Place and People
Likely 40% of the time awake during a week will be spent at your workplace and around your coworkers, so focus on where will offer a quality work environment. A good job has quality people working for it that can form a healthy workplace society in a pleasing environment to make the job enjoyable.
Days of repetitive, monotonous tasks will rapidly burn out your focus and motivation to work. In fact, a clinical study showed that humans start losing focus at 45 minutes into a task and hit an all time low at 90 minutes. A good job has variety of provoking tasks for you to tackle throughout the day allowing for heightened engagement and interest.
Politeness and Poise
When you finally hear your name to start the interview, make sure to extend a handshake and your name to the interviewer. Take note of the interviewer’s name, as this will be nice touch to throw in at the conclusion of your interview.
Pay and Perks
Let’s be real… we all work for money. That being said, how you are compensated for work does matter. Many jobs offer perks such as retirement packages, healthcare, and other incentives to go on top of a salary and should be carefully considered. A good job will be able to compensate you fairly for your tasks, allowing for a healthier and controlled life.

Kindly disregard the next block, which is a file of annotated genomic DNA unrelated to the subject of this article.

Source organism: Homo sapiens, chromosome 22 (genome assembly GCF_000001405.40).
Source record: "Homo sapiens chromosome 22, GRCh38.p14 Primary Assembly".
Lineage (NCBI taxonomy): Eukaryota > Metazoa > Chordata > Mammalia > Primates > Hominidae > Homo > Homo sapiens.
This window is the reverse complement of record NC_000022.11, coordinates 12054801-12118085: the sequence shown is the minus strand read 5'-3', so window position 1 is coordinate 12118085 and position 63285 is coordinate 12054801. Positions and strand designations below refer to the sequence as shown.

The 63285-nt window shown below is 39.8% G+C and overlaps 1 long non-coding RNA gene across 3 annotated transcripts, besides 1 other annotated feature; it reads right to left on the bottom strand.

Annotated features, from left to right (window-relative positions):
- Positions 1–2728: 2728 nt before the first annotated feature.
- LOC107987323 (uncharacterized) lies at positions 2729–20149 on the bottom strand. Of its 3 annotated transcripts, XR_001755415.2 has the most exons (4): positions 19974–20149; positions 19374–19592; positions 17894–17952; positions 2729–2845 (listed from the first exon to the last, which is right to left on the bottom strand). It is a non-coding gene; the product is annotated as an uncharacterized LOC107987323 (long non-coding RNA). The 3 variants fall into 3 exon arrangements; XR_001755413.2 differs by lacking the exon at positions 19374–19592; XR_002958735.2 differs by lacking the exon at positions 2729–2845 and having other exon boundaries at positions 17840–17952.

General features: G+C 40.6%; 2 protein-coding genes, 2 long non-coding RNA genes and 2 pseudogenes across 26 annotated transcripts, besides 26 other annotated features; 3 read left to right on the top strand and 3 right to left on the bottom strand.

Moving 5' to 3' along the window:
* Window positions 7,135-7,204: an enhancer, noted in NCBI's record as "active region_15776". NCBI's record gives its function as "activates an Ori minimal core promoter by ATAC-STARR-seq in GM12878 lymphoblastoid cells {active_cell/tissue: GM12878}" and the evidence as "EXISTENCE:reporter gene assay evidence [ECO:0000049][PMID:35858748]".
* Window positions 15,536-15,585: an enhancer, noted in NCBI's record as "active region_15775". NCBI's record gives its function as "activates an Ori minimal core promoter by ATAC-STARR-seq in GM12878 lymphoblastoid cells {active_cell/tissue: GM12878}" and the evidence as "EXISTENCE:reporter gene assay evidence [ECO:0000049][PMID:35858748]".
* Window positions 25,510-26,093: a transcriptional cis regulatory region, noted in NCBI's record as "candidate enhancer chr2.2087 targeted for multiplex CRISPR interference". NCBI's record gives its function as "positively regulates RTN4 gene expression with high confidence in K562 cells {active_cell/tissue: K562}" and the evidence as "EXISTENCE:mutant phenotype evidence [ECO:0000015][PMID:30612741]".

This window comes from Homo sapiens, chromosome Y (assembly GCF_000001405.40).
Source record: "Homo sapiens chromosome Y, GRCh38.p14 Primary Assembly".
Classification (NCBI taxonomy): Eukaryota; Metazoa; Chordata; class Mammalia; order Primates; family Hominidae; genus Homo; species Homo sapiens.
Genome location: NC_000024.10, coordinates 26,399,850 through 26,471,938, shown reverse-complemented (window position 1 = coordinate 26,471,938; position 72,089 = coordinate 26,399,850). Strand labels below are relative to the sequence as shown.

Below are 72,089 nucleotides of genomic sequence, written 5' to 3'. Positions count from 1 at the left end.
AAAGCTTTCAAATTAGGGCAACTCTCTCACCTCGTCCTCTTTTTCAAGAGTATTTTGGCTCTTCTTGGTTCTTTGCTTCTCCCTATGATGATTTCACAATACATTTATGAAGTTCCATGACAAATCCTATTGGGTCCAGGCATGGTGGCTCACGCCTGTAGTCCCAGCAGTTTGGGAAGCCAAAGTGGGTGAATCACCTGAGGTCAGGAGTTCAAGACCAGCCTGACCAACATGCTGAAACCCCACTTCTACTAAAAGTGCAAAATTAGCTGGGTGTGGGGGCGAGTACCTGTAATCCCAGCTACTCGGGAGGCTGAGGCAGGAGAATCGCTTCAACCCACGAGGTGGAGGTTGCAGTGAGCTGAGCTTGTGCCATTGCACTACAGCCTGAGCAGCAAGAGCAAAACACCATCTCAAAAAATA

Privilege of Patience
Unexpected circumstances can pop up in an instant, and having a job that is willing to accommodate them is a major asset. Whether it be putting in some time from the comfort of your own home or having a reduced workload, a good job gives you the privilege of patience in offbeat situations.
Steer clear of jobs that seem to be a road to nowhere. A good job will have growth potential either within the company and/or by arming you with valuable skills to expand your career. Having growth potential in a job will lead to more motivation and a true sense of purpose.
Make an impression
An interviewer may be talking with dozens of interviewees that day, so doing something to make yourself stand out will be a big step to getting the job. Put yourself in the hiring managers shoes… you probably only want to hire someone who is hungry, prepared, and demonstrates a desire to win.
Working for a result that has little significance to you will begin to lose interest when the going gets tough. Even worse is working at a company who does what you love, but you have little say in the process. A good job has a cause that you can connect with and get motivated about. Having some meaning in your work creates a much more purposeful attitude and much higher quality results.